Fishing Report

Think of the possibilities: Fishing Hole Olympics

I’ve done a little less scouting this week due to the fact that the Summer Olympics have kicked into gear. When our outstanding U.S. athletes are on the air my lures aren’t flying through it.

My bride has even commented that I’m suddenly showing enough sense to come in out of the rain once in a while.

Personally, I think The Fishing Hole holds endless possibilities for an Olympics of its own.

Fish could be scored for their finesse in synchronized swimming, aerial gymnastics and scrum avoidance skills involving rabid seal dodging.

Visitors help remind us we live in paradise - oh, and this week's fishing report

There has been a plethora of stories written over the years about family vacation visitations. Some are humorous. Others reveal the real scientific explanation for premature graying.

Like everyone else, when company rolls in, we try to make sure our guests are exposed to as much of the dazzling sightseeing, saltwater delicacies and warmth of the Alaskan soul as they can handle during the brief time they have to share with us.

Last week was no exception.

Small clusters of silvers showing up at Fishing Hole

Things have been a bit gloomy and wet as of late but that’s just fine because no one wants some brain stem mishandling a slash burn or campfire that would give a new meaning to a front yard barbecue.

There have been a few uneasy weeks where temps were set on roast while the flora was dry enough to flare by just the thought of striking a match.

Fortunately, things have cooled off for a while.

Unfortunately, just the opposite has occurred to some of the salmon fishing depending upon whether you are beach flinging or floating.

Look like a pro when you fillet your catch

Once the dipnetting for reds took off this summer, I starting receiving requests for some tips on how to fillet a fish without turning it into something more suitable for stew or soup.

It is astounding how many processing challenged individuals you’ll find chopping away at carcasses splayed out on cleaning tables with everything from dull pen knives to implements more suitable for logging.

Is it too much to ask? Know what you're catching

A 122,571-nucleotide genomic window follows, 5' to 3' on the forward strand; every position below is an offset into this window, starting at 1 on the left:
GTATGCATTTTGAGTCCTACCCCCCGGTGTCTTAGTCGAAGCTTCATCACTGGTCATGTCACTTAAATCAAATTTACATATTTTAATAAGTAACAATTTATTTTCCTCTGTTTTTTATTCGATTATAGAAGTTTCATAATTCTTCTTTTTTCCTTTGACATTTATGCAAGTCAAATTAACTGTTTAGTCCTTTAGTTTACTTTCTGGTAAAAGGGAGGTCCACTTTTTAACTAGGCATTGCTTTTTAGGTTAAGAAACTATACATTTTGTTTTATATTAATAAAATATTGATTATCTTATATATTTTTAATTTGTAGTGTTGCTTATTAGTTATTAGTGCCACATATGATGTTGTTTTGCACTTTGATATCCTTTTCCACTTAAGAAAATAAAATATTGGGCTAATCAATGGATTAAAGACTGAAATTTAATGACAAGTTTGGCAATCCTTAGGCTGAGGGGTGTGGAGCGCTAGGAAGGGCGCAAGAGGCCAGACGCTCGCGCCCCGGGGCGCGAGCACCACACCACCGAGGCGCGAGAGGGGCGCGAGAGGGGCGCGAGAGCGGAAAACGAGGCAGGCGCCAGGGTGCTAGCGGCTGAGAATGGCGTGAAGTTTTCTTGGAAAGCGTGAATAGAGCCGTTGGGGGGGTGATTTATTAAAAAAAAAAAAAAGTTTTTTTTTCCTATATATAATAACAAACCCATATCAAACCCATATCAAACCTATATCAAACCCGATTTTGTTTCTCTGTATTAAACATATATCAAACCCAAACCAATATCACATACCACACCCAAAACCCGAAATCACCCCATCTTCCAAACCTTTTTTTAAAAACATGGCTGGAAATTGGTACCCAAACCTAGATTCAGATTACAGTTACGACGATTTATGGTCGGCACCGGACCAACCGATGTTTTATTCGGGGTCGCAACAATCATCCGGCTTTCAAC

I was scouting for jumpers along the east and west side beaches of the Spit when I overheard two men squabbling about a fish one of them had just landed outside the entrance to The Fishing Hole.

One squawking rooster was adamant it was a silver while the other had steam rolling out of his cranial orifices because he was convinced that it was a king.

When they detected I was sitting on a rock listening to their martial arts dust up of words, they took a breath and asked if I was a local.

Silvers have yet to make appearance

I did a bit of scouting over the holiday weekend in hopes of spotting a silver or two hurtling out of the sea around the Spit. Nada.

Why? Because I have received numerous inquiries as to when I think the first coho will make their summer debut at The Fishing Hole.

So, at the moment, how can I put this delicately? I don’t have a ^%$#*&@ clue.

I’m a bit more cautious now about throwing out pompous prognostications after what happened a few years ago.

Early birds catch the kings; Cook Inlet halibut heating up

Last week was amazing for numerous fishing fanatics pursuing fins on the lower peninsula — especially if they were able to drag their gluteal regions out of the horizontal position at quasi-dark-thirty.

Unless you have a vampire dangling from a branch of your family tree, it won’t kill you to start flinging lures around dawn’s early light.

Turk and Willie went after the silver beasts gliding up the Anchor on June 22, and claimed they stepped through a time warp straight into the halcyon and nostalgic days of primo fishing.

Good fishing draws crowds to South Peninsula

I usually don’t fish on the weekends because it’s a great time to cruise the river accesses and The Spit to determine what’s being nailed, where and how, while listening to “scout’s honor” tales told ’round the cleaning tables.

Besides, being the size of a mutant Wookie, it would take a majorly modified shoehorn to fit me into some of my favorite spots when the hordes descend on the Kenai.

Last Saturday was a prime example of The Spit and its infamous fishing lagoon returning to the days when parking spaces and elbow room were at a premium.

Halibut, salmon fishing fair to good

W

ow, what an incredibly gorgeous Memorial Day weekend even though the wind and overcast chilled things down on Monday.

For those of you who can barely recall it, fishing for the major part of three days was downright respectable for competent piscatorians and rather dismal for those doing shooters while flinging beat up bass lures so nasty looking they gave bottom feeding sculpin coronaries.

Column wraps up for season, not fishing